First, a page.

Exploiting Memory Corruption Vulnerabilities in the Java Runtime

Exploiting Memory Corruption Vulnerabilities in the Java Runtime

Tackling the Android Challenge Joshua J. Drake First Annual Breakpoint October 17th 2012 Overview

About Josh Goals Survey Background Ecosystem Patching Disclosure

Attack Surface Tools Exploitation Hardening Recommendations Conclusions

About the Presenter Joshua J. Drake, aka jduck Senior Research Scientist with Accuvant LABS Former Lead Exploit Developer Researching Linux security since 1994 (1.1.59) Researching Android security since Droid 1 (2009) Consulted for a major Android device OEM Presented a working Android ICS 4.0.1 browser exploit at BlackHat USA 2012 Goals

1. Improve Android security Improve security awareness Provide motivation ;-) 2. Enable other researchers to do their thing Summarize information from many sources Improve the tool-chain Survey Background

Introduction Smartphone operating system Open Source (somewhat) Linux based Early History Founded in 2003 Acquired by Google in 2005 Released publicly in 2008 (HTC G1/Dream) ~ 30 releases so far http://en.wikipedia.org/wiki/Android_version_history http://socialcompare.com/en/comparison/android-versions-comparison

Version History Version Date Code name Version Date

Code name 1.0 Sep 23, 2008 Apple Pie? 2.3.6 Sep 2, 2011

Gingerbread 1.1 Feb 9, 2009 Banana Bread? 2.3.7 Sep 21, 2011

Gingerbread 1.5 Apr 30, 2009 Cupcake 3.0 Feb 22, 2011

Honeycomb 1.6 Sep 15, 2009 Donut 3.1 May 10, 2011

Honeycomb 2.0 Oct 26, 2009 Eclair 3.2 Jul 15, 2011

Honeycomb 2.0.1 Dec 3, 2009 Eclair 3.2.1 Sep 20, 2011

Honeycomb 2.1 Jan 12, 2010 Eclair 3.2.2 Aug 30, 2011

Honeycomb 2.2 May 20, 2010 Froyo 3.2.4 Dec 2011

Honeycomb 2.2.1 Jan 18, 2011 Froyo 3.2.6 Feb 2012

Honeycomb 2.2.2 Jan 22, 2011 Froyo 4.0.1 Oct 19, 2011

Ice Cream Sandwich 2.2.3 Nov 21, 2011 Froyo 4.0.2 Nov 28, 2011

Ice Cream Sandwich 2.3 Dec 6, 2010 Gingerbread 4.0.3 Dec 16, 2011

Ice Cream Sandwich 2.3.3 Feb 9, 2011 Gingerbread 4.0.4 Mar 29, 2012

Ice Cream Sandwich 2.3.4 Apr 28, 2011 Gingerbread 4.1.1 Jul 9, 2012

Jelly Bean 2.3.5 Jul 25, 2011 Gingerbread 4.1.2 Oct 9, 2012

Jelly Bean Fun Fact I Releases are named alphabetically after sweets!

Cupcake Donut Eclair Froyo Gingerbread Honeycomb

Ice Cream Sandwich Jelly Bean Key Lime Pie L??? Lollipop? M??? Marble Cake? N??? Nougat? Supported Architectures Android supports at least 4 architectures 1. ARM

The Lions share of devices out there 2. x86 Google TV devices, tablets, phones 3. MIPS 4. PowerPC

Really anything Linux will run on Fun Fact II Theres an Easter egg Settings -> About Phone Quickly tap Android version 4-5 times Some are interactive (try long press, etc) DEMO * Doesnt appear to work on HTC devices Y U NO FUN HTC?! Ecosystem

Its complicated Ecosystem Understanding the Ecosystem is important Provides perspective Good to know who is responsible for what Makes the complexities involved evident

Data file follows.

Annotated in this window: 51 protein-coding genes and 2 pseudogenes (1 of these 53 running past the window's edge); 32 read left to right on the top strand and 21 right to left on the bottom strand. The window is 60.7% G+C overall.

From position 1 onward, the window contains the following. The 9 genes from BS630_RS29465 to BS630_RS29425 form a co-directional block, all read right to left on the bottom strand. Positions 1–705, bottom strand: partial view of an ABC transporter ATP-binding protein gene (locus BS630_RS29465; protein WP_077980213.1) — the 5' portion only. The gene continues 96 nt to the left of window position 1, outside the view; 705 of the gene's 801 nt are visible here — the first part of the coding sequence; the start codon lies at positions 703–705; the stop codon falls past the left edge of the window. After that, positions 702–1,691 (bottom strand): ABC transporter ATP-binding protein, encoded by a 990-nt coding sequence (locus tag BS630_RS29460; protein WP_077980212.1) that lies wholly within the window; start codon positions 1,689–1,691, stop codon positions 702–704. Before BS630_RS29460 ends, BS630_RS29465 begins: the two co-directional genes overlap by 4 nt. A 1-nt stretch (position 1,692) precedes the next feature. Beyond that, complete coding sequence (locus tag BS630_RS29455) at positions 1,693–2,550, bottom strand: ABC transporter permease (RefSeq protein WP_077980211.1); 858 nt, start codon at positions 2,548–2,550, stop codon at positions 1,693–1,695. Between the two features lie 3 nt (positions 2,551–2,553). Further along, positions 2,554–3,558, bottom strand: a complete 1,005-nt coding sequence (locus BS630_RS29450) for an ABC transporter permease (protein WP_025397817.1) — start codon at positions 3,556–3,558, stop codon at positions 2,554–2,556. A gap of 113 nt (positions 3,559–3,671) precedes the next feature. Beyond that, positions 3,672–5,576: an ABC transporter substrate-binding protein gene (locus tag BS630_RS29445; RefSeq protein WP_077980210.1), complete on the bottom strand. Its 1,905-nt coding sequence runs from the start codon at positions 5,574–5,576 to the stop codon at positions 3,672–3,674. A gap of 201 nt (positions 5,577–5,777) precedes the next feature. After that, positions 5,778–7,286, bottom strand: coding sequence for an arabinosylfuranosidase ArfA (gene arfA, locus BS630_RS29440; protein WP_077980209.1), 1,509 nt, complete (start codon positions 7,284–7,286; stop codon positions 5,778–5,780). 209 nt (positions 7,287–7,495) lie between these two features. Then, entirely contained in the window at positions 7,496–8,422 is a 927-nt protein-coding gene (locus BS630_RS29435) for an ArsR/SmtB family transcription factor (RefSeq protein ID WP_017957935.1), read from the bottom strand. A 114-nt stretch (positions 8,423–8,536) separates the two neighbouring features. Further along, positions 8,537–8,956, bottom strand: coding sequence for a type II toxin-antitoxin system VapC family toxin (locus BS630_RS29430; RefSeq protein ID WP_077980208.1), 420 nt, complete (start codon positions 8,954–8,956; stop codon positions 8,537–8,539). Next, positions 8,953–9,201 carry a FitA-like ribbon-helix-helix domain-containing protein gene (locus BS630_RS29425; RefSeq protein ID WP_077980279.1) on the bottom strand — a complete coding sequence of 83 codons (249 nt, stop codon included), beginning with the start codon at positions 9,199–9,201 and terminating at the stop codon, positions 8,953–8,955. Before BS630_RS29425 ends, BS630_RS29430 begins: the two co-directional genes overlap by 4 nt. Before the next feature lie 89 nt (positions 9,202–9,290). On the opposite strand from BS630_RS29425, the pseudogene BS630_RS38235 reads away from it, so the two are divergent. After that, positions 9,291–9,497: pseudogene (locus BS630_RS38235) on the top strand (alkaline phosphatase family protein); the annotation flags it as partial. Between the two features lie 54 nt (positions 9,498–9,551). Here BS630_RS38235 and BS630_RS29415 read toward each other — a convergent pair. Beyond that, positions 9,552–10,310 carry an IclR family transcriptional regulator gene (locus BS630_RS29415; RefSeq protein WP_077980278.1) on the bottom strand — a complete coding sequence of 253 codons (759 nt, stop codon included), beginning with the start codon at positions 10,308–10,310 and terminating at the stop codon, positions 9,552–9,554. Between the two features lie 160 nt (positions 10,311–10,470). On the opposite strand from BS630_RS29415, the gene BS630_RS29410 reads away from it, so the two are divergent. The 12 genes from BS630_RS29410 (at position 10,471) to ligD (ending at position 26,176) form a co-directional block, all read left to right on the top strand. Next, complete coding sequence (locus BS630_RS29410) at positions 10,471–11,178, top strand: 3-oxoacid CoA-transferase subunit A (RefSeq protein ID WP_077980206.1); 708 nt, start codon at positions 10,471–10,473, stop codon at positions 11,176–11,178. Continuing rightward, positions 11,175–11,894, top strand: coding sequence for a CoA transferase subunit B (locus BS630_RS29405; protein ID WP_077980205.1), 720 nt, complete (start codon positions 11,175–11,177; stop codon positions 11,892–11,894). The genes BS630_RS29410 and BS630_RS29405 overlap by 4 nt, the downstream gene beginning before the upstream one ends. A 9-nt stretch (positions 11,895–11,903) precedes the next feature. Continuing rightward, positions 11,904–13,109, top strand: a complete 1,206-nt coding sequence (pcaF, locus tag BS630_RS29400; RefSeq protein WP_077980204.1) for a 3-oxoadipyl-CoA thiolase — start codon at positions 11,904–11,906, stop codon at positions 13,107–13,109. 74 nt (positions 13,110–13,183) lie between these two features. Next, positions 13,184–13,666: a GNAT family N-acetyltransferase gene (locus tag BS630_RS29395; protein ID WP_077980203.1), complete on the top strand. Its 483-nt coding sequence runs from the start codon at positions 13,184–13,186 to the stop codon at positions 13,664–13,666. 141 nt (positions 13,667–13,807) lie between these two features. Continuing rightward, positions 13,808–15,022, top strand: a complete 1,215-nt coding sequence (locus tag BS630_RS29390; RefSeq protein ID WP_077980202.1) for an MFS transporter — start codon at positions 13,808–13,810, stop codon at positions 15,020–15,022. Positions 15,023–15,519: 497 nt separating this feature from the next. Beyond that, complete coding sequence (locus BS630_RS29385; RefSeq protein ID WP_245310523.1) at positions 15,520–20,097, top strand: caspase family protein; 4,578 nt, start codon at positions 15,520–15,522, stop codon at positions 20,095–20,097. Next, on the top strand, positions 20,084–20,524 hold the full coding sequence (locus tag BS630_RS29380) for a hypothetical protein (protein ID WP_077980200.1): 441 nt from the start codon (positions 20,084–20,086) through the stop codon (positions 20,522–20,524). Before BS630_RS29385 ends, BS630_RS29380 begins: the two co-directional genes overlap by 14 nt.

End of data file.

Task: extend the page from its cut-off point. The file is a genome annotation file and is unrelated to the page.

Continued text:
Put yourself in their shoes Helps you put your palm on your face Ecosystem: Groups Six main groups 1. 2. 3. 4. 5. 6.

Google Hardware fabricators Original Equipment Manufacturers (OEMs) Carriers Developers Users All inter-dependent to varying degrees Ecosystem: Groups Six main groups 1.

2. 3. 4. 5. 6. Google Hardware fabricators Original Equipment Manufacturers (OEMs) Carriers Developers Users

All inter-dependent to varying degrees Ecosystem: Groups Six main groups 1. 2. 3. 4. 5. 6.

Google Hardware fabricators Original Equipment Manufacturers (OEMs) Carriers Developers Users All inter-dependent to varying degrees Ecosystem: Groups Six main groups 1.

2. 3. 4. 5. 6. Google Hardware fabricators Original Equipment Manufacturers (OEMs) Carriers Developers Users

All inter-dependent to varying degrees Ecosystem: OEMs http://opensignal.com/reports/fragmentation.php Ecosystem: Groups Six main groups 1. 2. 3.

4. 5. 6. Google Hardware fabricators Original Equipment Manufacturers (OEMs) Carriers Developers Users All inter-dependent to varying degrees

Ecosystem: Groups Six main groups 1. 2. 3. 4. 5. 6. Google Hardware fabricators

Original Equipment Manufacturers (OEMs) Carriers Developers Users All inter-dependent to varying degrees Ecosystem: Groups Six main groups 1. 2. 3.

4. 5. 6. Google Hardware fabricators Original Equipment Manufacturers (OEMs) Carriers Developers Users All inter-dependent to varying degrees

Open Handset Alliance OHA Founded 2007 Mission: increased openness Compared to mobile ecosystem before Android? Members Android builds must be Android Compatible Currently includes most vendors working with Android

Ecosystem: Summary Massive cross-organizational Bureaucracy Everyone working with different goals Some goals are competing Ecosystem: Summary Provides a rich area for security research Implicit trust between groups Source code complexities Creates half-day exploit risk

Ex: Bugs fixed in Chrome but not Android Lengthens patch cycle Leaves end-users unprotected Patching Patching: Whos Who https://blog.lookout.com/blog/2011/08/04/inside-the-android-security-patch-lifecycle/ Updates

Updates for different pieces come from different places Apps Authors->Play Store->User OS (via OTA) Google->OEM->Carrier->User Straight from Google for Nexus devices Patching: AUA Android Update Alliance Required support for 18mo

But cellular contracts are 24mo!!! Announced, but never mentioned again Who is even part of it?! Patching: CTS Android Compatibility Test Suite (CTS) Googles Android Compatible stamp of approval Used to enforce security baselines No known vulnerabilities No world writable directories etc